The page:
Bodhicitta is a form of Buddhist compassion and enlightenment. The person practicing this is to be totally dedicated to others. It is a way to overcome emotional afflictions, helping to bring all others to an equaled state free from suffering. Once achieved, it is supposed to bring true happiness.
Bodhicitta is a means to complete enlightenment, and thus Buddhahood. It represents one ultimate way of Buddhist thinking, where the person practicing pledges themselves to others and refuses the escape from samsara, the cycle of life in Buddhism. These are both important and extreme thoughts and practices in the world of Buddhism.
Those who have reached bodhicitta are known as Bodhisattva. The Bodhisattva is able to reach nirvana, a state free from suffering and free from the cycle of rebirth important in Buddhism. But, because of his or her compassion, he or she does not enter in order to save other sentient beings. These sentient beings are trapped in this cyclic existence and so are eluded by Buddhahood.
This practice has two different forms: aspirational and engaged. The aspirational type involves the striving for this status, and the complete heartfelt wishing to become a Buddha. This is followed by the desire to help all others become a Buddha. Also involved is the pledge never to abandon this goal of bodhicitta. The engaged type has the potential Bodhisattva engaging in the behavior to become a Bodhisattava, and likewise avoiding behavior that would discourage it. The Bodhisattva has vowed to avoid a certain eighteen actions that would constitute a downfall, and forty-six other types of “wrong behavior.”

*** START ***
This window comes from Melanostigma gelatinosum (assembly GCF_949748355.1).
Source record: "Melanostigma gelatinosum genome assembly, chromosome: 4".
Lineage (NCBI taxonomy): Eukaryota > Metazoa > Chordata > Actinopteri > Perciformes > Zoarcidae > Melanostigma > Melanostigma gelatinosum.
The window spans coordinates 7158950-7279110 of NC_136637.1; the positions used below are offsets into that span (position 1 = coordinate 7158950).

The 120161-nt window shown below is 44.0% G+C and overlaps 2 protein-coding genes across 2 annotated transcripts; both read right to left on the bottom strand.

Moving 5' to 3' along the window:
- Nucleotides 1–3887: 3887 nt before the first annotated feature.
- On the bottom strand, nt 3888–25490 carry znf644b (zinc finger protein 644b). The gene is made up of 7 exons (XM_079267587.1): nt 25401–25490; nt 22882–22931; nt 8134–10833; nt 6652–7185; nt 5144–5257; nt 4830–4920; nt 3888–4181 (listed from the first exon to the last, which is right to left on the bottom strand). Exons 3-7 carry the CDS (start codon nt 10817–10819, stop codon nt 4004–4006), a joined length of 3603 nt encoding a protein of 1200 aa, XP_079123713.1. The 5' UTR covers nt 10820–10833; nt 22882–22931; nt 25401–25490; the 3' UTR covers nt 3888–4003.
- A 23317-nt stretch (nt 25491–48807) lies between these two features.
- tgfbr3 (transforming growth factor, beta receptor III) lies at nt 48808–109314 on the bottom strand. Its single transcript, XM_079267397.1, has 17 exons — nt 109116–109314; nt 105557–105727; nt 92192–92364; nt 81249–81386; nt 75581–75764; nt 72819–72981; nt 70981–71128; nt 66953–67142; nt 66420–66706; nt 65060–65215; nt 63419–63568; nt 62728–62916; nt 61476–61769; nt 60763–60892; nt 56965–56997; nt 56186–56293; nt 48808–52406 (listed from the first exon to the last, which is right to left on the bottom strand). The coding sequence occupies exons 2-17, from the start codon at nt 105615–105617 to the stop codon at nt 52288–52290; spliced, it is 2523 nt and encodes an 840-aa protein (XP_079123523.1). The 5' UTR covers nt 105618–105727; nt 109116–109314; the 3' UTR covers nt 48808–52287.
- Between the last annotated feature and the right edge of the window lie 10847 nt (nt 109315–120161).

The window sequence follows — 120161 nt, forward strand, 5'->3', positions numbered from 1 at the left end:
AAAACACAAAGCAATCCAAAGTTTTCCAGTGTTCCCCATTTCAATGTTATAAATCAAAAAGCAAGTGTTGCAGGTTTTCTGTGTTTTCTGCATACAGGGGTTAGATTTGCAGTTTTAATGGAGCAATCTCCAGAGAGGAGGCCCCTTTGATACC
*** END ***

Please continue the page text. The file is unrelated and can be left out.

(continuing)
The teachings of this practice also require positive mental states, awareness and wisdom. It calls for helping others with every means at the practitioner’s disposal, spiritually, physically, emotionally, and intellectually.
Bodhicitta is an important concept in many Buddhist schools of thought, separating Vajrayana and Mahayana Buddhism from other types of Buddhism. It began in the Mahayana Buddhist world with A Guide to the Bodhisattva’s Way of Life, written by Santideva around the year 700. Other Buddhist teachings emphasize the escape from the cycle and a personal liberation. But these two forms propose a selflessness and a declining of this liberation until the inevitable liberation of every other soul. The person following bodhicitta practices either this relative bodhicitta, working for all other souls, or absolute bodhicitta. The absolute type denies the existence of a “self” in a form of a philosophical view of “nothingness” in the world.
All the forms, whether absolute or relative, aspirational or engaged, are meant to compliment each other. They serve for the attainment of Bodhisattava by all souls until all others are saved, and nirvana is reached by all.